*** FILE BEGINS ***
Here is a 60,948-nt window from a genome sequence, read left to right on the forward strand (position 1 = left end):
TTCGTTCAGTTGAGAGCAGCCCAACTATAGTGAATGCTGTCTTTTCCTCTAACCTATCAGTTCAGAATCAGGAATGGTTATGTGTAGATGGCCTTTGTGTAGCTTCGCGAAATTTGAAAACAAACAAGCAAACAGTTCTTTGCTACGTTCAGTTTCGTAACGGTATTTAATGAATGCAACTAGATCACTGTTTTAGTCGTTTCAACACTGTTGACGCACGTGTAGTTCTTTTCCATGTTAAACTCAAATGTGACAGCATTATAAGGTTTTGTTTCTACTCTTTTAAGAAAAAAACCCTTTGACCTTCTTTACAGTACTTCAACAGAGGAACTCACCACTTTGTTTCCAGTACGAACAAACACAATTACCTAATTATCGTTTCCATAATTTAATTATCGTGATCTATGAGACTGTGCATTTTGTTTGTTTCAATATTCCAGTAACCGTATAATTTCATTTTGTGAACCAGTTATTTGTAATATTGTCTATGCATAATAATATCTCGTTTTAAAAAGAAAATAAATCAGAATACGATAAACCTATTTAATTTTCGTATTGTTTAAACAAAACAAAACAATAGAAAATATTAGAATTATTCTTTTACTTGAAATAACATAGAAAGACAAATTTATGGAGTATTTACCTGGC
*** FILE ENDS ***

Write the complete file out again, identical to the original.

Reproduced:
Here is a 60,948-nt window from a genome sequence, read left to right on the forward strand (position 1 = left end):
TTCGTTCAGTTGAGAGCAGCCCAACTATAGTGAATGCTGTCTTTTCCTCTAACCTATCAGTTCAGAATCAGGAATGGTTATGTGTAGATGGCCTTTGTGTAGCTTCGCGAAATTTGAAAACAAACAAGCAAACAGTTCTTTGCTACGTTCAGTTTCGTAACGGTATTTAATGAATGCAACTAGATCACTGTTTTAGTCGTTTCAACACTGTTGACGCACGTGTAGTTCTTTTCCATGTTAAACTCAAATGTGACAGCATTATAAGGTTTTGTTTCTACTCTTTTAAGAAAAAAACCCTTTGACCTTCTTTACAGTACTTCAACAGAGGAACTCACCACTTTGTTTCCAGTACGAACAAACACAATTACCTAATTATCGTTTCCATAATTTAATTATCGTGATCTATGAGACTGTGCATTTTGTTTGTTTCAATATTCCAGTAACCGTATAATTTCATTTTGTGAACCAGTTATTTGTAATATTGTCTATGCATAATAATATCTCGTTTTAAAAAGAAAATAAATCAGAATACGATAAACCTATTTAATTTTCGTATTGTTTAAACAAAACAAAACAATAGAAAATATTAGAATTATTCTTTTACTTGAAATAACATAGAAAGACAAATTTATGGAGTATTTACCTGGC